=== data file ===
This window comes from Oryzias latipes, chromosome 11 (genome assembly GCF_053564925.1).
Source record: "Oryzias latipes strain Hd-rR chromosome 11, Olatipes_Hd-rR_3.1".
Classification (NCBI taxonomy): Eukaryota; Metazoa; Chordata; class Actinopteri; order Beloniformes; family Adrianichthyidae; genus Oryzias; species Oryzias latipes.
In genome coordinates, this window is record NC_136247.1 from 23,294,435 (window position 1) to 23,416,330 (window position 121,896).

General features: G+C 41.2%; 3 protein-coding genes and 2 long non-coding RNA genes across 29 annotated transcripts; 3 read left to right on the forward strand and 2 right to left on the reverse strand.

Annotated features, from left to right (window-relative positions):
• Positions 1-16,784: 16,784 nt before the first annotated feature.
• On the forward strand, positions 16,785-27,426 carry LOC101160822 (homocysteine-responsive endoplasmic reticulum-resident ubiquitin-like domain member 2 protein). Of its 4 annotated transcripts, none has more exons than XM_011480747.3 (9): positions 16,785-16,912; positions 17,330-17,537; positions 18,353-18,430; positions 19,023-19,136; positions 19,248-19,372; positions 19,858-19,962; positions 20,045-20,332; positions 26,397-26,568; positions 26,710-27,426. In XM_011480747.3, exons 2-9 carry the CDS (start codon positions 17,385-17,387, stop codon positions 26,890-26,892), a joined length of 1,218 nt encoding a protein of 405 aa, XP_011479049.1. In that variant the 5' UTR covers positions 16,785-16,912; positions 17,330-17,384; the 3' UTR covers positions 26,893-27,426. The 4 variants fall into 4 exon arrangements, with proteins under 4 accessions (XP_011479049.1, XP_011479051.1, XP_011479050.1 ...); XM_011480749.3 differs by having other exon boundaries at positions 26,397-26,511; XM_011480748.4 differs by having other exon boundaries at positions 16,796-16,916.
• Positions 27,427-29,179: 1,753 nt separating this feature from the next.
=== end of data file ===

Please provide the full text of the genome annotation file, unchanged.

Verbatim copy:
This window comes from Oryzias latipes, chromosome 11 (genome assembly GCF_053564925.1).
Source record: "Oryzias latipes strain Hd-rR chromosome 11, Olatipes_Hd-rR_3.1".
Classification (NCBI taxonomy): Eukaryota; Metazoa; Chordata; class Actinopteri; order Beloniformes; family Adrianichthyidae; genus Oryzias; species Oryzias latipes.
In genome coordinates, this window is record NC_136247.1 from 23,294,435 (window position 1) to 23,416,330 (window position 121,896).

General features: G+C 41.2%; 3 protein-coding genes and 2 long non-coding RNA genes across 29 annotated transcripts; 3 read left to right on the forward strand and 2 right to left on the reverse strand.

Annotated features, from left to right (window-relative positions):
• Positions 1-16,784: 16,784 nt before the first annotated feature.
• On the forward strand, positions 16,785-27,426 carry LOC101160822 (homocysteine-responsive endoplasmic reticulum-resident ubiquitin-like domain member 2 protein). Of its 4 annotated transcripts, none has more exons than XM_011480747.3 (9): positions 16,785-16,912; positions 17,330-17,537; positions 18,353-18,430; positions 19,023-19,136; positions 19,248-19,372; positions 19,858-19,962; positions 20,045-20,332; positions 26,397-26,568; positions 26,710-27,426. In XM_011480747.3, exons 2-9 carry the CDS (start codon positions 17,385-17,387, stop codon positions 26,890-26,892), a joined length of 1,218 nt encoding a protein of 405 aa, XP_011479049.1. In that variant the 5' UTR covers positions 16,785-16,912; positions 17,330-17,384; the 3' UTR covers positions 26,893-27,426. The 4 variants fall into 4 exon arrangements, with proteins under 4 accessions (XP_011479049.1, XP_011479051.1, XP_011479050.1 ...); XM_011480749.3 differs by having other exon boundaries at positions 26,397-26,511; XM_011480748.4 differs by having other exon boundaries at positions 16,796-16,916.
• Positions 27,427-29,179: 1,753 nt separating this feature from the next.